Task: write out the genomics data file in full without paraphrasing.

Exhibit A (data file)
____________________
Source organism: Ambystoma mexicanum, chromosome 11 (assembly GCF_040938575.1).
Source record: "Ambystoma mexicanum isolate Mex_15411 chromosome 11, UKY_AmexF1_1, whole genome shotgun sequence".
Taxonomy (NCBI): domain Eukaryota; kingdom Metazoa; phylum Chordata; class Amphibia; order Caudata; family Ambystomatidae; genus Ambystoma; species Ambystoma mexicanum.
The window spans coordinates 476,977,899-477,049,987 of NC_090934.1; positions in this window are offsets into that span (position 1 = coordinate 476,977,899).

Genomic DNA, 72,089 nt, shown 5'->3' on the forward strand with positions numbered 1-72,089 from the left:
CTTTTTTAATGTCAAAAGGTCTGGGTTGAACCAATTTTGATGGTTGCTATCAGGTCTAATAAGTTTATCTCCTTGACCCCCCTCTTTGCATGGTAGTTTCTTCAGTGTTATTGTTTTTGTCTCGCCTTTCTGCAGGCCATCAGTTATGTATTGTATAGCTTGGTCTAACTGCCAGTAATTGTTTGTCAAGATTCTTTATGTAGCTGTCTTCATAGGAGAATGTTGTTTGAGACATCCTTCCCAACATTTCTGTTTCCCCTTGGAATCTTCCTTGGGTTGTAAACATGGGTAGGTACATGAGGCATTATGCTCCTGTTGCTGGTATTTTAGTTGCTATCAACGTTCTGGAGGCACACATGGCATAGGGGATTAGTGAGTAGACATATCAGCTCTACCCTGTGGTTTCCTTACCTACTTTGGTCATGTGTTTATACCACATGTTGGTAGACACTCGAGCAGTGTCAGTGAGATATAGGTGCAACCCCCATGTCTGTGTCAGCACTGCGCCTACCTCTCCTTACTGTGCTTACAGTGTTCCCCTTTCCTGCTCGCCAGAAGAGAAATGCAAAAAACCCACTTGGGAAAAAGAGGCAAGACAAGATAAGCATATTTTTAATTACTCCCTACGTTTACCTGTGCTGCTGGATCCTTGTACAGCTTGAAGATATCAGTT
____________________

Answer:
Source organism: Ambystoma mexicanum, chromosome 11 (assembly GCF_040938575.1).
Source record: "Ambystoma mexicanum isolate Mex_15411 chromosome 11, UKY_AmexF1_1, whole genome shotgun sequence".
Taxonomy (NCBI): domain Eukaryota; kingdom Metazoa; phylum Chordata; class Amphibia; order Caudata; family Ambystomatidae; genus Ambystoma; species Ambystoma mexicanum.
The window spans coordinates 476,977,899-477,049,987 of NC_090934.1; positions in this window are offsets into that span (position 1 = coordinate 476,977,899).

Genomic DNA, 72,089 nt, shown 5'->3' on the forward strand with positions numbered 1-72,089 from the left:
CTTTTTTAATGTCAAAAGGTCTGGGTTGAACCAATTTTGATGGTTGCTATCAGGTCTAATAAGTTTATCTCCTTGACCCCCCTCTTTGCATGGTAGTTTCTTCAGTGTTATTGTTTTTGTCTCGCCTTTCTGCAGGCCATCAGTTATGTATTGTATAGCTTGGTCTAACTGCCAGTAATTGTTTGTCAAGATTCTTTATGTAGCTGTCTTCATAGGAGAATGTTGTTTGAGACATCCTTCCCAACATTTCTGTTTCCCCTTGGAATCTTCCTTGGGTTGTAAACATGGGTAGGTACATGAGGCATTATGCTCCTGTTGCTGGTATTTTAGTTGCTATCAACGTTCTGGAGGCACACATGGCATAGGGGATTAGTGAGTAGACATATCAGCTCTACCCTGTGGTTTCCTTACCTACTTTGGTCATGTGTTTATACCACATGTTGGTAGACACTCGAGCAGTGTCAGTGAGATATAGGTGCAACCCCCATGTCTGTGTCAGCACTGCGCCTACCTCTCCTTACTGTGCTTACAGTGTTCCCCTTTCCTGCTCGCCAGAAGAGAAATGCAAAAAACCCACTTGGGAAAAAGAGGCAAGACAAGATAAGCATATTTTTAATTACTCCCTACGTTTACCTGTGCTGCTGGATCCTTGTACAGCTTGAAGATATCAGTT